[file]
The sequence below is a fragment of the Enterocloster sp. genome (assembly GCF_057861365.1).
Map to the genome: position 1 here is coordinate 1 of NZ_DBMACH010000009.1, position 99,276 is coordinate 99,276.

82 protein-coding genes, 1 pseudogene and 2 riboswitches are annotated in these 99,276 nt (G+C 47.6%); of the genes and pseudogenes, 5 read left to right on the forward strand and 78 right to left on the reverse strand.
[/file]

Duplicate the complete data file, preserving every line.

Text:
The sequence below is a fragment of the Enterocloster sp. genome (assembly GCF_057861365.1).
Map to the genome: position 1 here is coordinate 1 of NZ_DBMACH010000009.1, position 99,276 is coordinate 99,276.

82 protein-coding genes, 1 pseudogene and 2 riboswitches are annotated in these 99,276 nt (G+C 47.6%); of the genes and pseudogenes, 5 read left to right on the forward strand and 78 right to left on the reverse strand.